USA Clay Target League Plans To Reach 100,000 student athletes by 2025

Despite the importance of the next generation to the future of outdoors, conservation, and the industry as a whole, youth shooting programs are often overlooked. One program that has been quietly doing its part to grow clay target shooting sports is the non-profit USA Clay Target League, which has just announced an ambitious effort to reach 100,000 participating student athletes in 2025.

Initially arising from an after-school mentorship program, the League was formally launched as the Minnesota State High School Clay Target League in 2008, when it started with just 30 students on 3 teams. As word began to spread, the League grew very quickly, and today the League has grown to over 35,000 student athletes participating on over 1,000 school-approved teams in 25 states.

You read that right, the USA Clay Target League is a school-based program.

“What makes the program so special is that every student athlete in the League is representing their school.” John Nelson, President of the USA Clay Target League, explained. “As a school activity, the majority of teams are getting recognition in their yearbooks and most schools are offering lettering opportunities for students that participate. That’s a tremendous opportunity for these students.”

Schools also appreciate the League’s primary focus – safety.  Since the League began, with tens of thousands of athletes participating each year and firing millions of rounds of ammunition, there has never been an accident or injury.

In order to keep costs down, the League was designed as a ‘virtual’ competition system. Teams shoot at their local range and upload their scores online to compete against other teams in their conference. Instead of regional competition, conferences are based on team size in order to keep everything fair.  The League also developed a special True Team scoring system that ensures that all athlete’s scores are taken into consideration for team rankings.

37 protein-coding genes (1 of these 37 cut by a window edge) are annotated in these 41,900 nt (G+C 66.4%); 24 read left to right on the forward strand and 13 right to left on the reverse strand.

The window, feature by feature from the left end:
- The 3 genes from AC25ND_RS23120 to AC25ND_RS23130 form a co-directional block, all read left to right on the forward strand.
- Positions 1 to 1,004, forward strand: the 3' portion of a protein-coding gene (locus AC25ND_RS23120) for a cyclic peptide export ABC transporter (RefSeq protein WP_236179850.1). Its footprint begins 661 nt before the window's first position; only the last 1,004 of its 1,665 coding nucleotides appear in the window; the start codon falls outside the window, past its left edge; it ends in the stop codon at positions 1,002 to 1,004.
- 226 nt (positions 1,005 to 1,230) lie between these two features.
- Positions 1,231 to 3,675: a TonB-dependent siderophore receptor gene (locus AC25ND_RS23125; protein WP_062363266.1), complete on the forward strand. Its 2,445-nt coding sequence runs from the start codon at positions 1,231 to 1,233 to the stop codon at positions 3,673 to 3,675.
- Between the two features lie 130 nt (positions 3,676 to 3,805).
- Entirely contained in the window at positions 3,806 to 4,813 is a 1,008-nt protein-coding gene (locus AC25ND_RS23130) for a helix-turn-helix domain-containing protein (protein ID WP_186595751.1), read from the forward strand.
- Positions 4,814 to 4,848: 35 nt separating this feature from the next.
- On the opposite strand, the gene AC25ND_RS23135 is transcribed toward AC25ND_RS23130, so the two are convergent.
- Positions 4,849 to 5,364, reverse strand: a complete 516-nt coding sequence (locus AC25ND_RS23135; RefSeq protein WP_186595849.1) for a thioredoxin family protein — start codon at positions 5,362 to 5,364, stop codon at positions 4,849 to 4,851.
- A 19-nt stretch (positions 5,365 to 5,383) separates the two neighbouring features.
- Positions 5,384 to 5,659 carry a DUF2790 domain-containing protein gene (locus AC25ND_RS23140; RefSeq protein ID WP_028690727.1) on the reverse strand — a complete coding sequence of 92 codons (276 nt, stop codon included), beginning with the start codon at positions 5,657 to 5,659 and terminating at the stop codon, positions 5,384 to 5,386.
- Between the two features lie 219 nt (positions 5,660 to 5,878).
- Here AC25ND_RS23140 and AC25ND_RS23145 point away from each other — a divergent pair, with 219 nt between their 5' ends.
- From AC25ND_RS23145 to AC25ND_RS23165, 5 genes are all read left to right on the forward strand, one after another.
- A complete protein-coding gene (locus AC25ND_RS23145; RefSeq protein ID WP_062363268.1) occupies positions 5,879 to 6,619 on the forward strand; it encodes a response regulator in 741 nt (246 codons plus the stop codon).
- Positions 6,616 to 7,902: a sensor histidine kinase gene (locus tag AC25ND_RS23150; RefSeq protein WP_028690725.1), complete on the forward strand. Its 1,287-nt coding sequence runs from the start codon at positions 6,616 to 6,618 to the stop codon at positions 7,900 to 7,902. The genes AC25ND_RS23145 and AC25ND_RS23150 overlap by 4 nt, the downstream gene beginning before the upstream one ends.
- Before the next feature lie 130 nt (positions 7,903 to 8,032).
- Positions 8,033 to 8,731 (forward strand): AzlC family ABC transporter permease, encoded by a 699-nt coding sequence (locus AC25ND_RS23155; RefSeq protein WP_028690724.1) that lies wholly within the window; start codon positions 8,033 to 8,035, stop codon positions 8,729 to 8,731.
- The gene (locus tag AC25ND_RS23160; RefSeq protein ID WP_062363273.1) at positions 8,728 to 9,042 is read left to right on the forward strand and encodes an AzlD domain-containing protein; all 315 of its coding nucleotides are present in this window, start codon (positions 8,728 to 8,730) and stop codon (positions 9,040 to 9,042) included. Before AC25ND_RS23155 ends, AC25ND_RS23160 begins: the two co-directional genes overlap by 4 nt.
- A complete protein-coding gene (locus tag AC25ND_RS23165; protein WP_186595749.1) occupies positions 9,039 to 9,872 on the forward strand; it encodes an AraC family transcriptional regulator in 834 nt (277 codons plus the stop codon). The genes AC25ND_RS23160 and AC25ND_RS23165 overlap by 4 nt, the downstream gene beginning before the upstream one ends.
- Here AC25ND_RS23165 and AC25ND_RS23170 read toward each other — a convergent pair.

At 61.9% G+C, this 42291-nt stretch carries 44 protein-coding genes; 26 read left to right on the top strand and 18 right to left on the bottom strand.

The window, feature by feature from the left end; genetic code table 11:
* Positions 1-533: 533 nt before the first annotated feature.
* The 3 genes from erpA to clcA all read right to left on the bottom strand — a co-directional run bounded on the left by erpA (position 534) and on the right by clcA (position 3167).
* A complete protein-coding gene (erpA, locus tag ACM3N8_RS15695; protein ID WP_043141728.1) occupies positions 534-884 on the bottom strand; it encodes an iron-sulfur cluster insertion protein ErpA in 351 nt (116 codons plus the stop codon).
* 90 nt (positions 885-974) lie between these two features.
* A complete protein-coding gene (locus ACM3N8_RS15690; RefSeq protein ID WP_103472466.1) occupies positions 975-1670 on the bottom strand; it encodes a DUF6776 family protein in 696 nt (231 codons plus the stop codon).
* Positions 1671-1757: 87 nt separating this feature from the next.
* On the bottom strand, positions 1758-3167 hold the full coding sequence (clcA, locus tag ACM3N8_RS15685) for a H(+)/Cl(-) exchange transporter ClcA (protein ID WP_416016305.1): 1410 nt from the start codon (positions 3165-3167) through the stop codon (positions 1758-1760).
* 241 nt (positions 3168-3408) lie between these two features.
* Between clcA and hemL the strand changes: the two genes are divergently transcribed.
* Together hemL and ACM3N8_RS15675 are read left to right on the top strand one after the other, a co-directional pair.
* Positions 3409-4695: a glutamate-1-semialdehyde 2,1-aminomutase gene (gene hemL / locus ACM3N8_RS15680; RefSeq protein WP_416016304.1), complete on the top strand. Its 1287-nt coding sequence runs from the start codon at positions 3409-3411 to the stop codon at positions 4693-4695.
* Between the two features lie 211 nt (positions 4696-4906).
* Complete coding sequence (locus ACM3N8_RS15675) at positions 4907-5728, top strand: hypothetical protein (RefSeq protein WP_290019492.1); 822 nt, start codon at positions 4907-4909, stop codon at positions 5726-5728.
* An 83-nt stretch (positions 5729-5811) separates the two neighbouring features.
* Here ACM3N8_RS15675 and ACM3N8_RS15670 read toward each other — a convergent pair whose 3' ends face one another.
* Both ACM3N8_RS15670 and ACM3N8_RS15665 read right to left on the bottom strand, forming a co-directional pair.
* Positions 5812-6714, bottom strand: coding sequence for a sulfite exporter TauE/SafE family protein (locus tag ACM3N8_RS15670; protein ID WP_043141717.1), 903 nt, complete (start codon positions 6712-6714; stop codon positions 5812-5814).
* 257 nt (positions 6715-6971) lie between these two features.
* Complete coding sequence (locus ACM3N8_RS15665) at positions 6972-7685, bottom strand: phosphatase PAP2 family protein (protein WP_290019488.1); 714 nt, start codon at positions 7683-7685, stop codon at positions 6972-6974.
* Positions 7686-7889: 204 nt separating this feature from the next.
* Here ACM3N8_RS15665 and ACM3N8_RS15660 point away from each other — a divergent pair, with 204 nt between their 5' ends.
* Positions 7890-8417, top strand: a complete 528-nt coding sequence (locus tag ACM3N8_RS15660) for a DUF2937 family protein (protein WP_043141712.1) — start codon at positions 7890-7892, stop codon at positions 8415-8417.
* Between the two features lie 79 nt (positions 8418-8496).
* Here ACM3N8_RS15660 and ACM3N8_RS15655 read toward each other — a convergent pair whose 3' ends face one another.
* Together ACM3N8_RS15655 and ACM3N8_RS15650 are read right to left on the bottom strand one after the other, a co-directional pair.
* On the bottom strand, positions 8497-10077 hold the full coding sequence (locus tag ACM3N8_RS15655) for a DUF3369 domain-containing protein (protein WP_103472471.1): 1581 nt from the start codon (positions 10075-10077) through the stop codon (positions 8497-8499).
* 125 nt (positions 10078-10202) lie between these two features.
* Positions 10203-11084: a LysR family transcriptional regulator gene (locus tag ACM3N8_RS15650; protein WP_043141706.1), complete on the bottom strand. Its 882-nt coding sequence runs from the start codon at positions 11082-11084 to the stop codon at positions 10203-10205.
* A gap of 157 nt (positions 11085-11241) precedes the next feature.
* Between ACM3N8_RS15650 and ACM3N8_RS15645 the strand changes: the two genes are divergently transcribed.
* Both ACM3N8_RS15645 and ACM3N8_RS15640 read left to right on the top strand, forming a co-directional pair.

“The League doesn’t have benchwarmers.” Jason Kelvie, the League’s Coach Education and Safety Manager, said. “It doesn’t matter what challenges or difficulties a student might have. Everyone shoots. Everyone’s score matters.”

“That’s the great thing about clay target shooting sports in general. Everyone can participate – and we’re seeing moms, dads, grandparents – entire families going out to shoot together. You can’t do that with most other sports.”

So how does the League plan to hit their goal of 100,000 students?  Continue to grow.

“With the help of our sponsors who believe in our program and the opportunity we provide students, we’ve seen an average of 30% growth over the last five years.” Nelson said. “We expect to grow to over 45,000 participating athletes this year, and that growth is expected to continue as we recruit more schools, expand our program to more states, and as more and more athletes join existing teams.”

You can learn more about the League’s 2025 vision and how to help them develop the next generation of outdoor shooting sports enthusiasts at http://usaclaytarget2025.com

League Athletes

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